After our Paris trip, we headed for Turin,Italy for the next six days. We took the train and the neat thing about about the ride over was how comfortable and quiet it was. Even though the ride itself was about six hours, it certainly didn’t feel like it. Napping was easy and it was pretty spacious.
We recently had an amazing vacation with our awesome friends from the U.S. Three couples and a 3.5 month-old baby came over across the pond for nearly two weeks. Each and every day was so much fun! We were so so happy to have them over here 🙂
The focus of the trip was Paris, France and Turin, Italy. This particular post will focus on the Paris portion only. We were there for about 3 days. The post will be a keepsake to remember the fun we had and won’t necessarily have too many facts like the other blog posts do. If you do want to know more about some of the places we’ve visited in Paris, please visit our first trip to Paris, France, which was last December. One other note: the pictures here in this post are a compilation of ones that everyone took – thanks to everyone for letting me use them, especially the ones with crazy copyrights on them! :-p Continue reading “Eurotrip 2017 Part 1 – Paris, France”→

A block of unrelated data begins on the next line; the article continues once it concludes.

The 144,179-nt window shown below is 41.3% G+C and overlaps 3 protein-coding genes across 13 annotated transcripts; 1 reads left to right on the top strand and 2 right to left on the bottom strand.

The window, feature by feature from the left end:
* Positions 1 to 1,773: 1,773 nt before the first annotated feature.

This will be a more pleasant post, compared to the one before.
Sunday, 28 May 2017:
One of the great things about living here in Italy is the ability to visit nearby towns and discover something new and unique. We took a day trip to a few small towns the other weekend to visit their main attractions.
Malta is an island that I honestly never knew existed, which is a shame because it’s a beautiful and relaxing place to be. It is located between southern Italy and Northern Africa (see maps below). This sunny spot is actually where many movies and TV series have been filmed, including (but not limited) to Titanic, Captain Phillips, Troy, Popeye, and Game of Thrones. Continue reading “The Islands of Malta and Gozo”→
For Christmas this past year, we decided to head to a place where we haven’t been to before – Amsterdam. While it was tough being away from everyone for the holidays, we were still able to have a good time!
Wow, it’s been a bit since I’ve posted something, sorry about that! I will be better this week!
Saturday, 5 March 2016:
Believe it or not, it snowed a bit in the morning and early afternoon on Saturday! It looked like a Winter Wonderland was forming!